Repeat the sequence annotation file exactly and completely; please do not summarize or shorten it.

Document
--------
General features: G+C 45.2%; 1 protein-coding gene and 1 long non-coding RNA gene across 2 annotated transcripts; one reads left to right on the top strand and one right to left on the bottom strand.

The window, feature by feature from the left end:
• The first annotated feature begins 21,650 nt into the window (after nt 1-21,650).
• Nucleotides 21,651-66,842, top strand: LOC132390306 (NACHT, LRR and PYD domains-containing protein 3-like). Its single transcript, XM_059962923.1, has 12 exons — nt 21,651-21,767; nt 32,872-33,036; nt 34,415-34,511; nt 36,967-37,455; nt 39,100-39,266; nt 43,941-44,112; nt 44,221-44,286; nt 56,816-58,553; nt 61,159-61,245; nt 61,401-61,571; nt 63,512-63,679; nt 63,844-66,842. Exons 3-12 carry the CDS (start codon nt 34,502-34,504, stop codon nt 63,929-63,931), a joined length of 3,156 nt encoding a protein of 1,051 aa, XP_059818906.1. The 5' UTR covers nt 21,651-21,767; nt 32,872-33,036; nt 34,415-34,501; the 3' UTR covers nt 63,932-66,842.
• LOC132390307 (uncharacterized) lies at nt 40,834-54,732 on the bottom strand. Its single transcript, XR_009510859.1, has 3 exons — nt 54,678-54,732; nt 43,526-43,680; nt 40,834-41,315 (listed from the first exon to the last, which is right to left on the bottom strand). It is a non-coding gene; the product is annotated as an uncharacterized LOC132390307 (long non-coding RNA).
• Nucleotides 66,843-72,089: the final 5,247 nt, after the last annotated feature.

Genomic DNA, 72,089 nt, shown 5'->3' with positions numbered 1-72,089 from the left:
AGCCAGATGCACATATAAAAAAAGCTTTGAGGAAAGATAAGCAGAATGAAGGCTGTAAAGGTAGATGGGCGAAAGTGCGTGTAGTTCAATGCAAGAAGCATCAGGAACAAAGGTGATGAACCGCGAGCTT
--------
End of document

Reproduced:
General features: G+C 45.2%; 1 protein-coding gene and 1 long non-coding RNA gene across 2 annotated transcripts; one reads left to right on the top strand and one right to left on the bottom strand.

The window, feature by feature from the left end:
• The first annotated feature begins 21,650 nt into the window (after nt 1-21,650).
• Nucleotides 21,651-66,842, top strand: LOC132390306 (NACHT, LRR and PYD domains-containing protein 3-like). Its single transcript, XM_059962923.1, has 12 exons — nt 21,651-21,767; nt 32,872-33,036; nt 34,415-34,511; nt 36,967-37,455; nt 39,100-39,266; nt 43,941-44,112; nt 44,221-44,286; nt 56,816-58,553; nt 61,159-61,245; nt 61,401-61,571; nt 63,512-63,679; nt 63,844-66,842. Exons 3-12 carry the CDS (start codon nt 34,502-34,504, stop codon nt 63,929-63,931), a joined length of 3,156 nt encoding a protein of 1,051 aa, XP_059818906.1. The 5' UTR covers nt 21,651-21,767; nt 32,872-33,036; nt 34,415-34,501; the 3' UTR covers nt 63,932-66,842.
• LOC132390307 (uncharacterized) lies at nt 40,834-54,732 on the bottom strand. Its single transcript, XR_009510859.1, has 3 exons — nt 54,678-54,732; nt 43,526-43,680; nt 40,834-41,315 (listed from the first exon to the last, which is right to left on the bottom strand). It is a non-coding gene; the product is annotated as an uncharacterized LOC132390307 (long non-coding RNA).
• Nucleotides 66,843-72,089: the final 5,247 nt, after the last annotated feature.

Genomic DNA, 72,089 nt, shown 5'->3' with positions numbered 1-72,089 from the left:
AGCCAGATGCACATATAAAAAAAGCTTTGAGGAAAGATAAGCAGAATGAAGGCTGTAAAGGTAGATGGGCGAAAGTGCGTGTAGTTCAATGCAAGAAGCATCAGGAACAAAGGTGATGAACCGCGAGCTT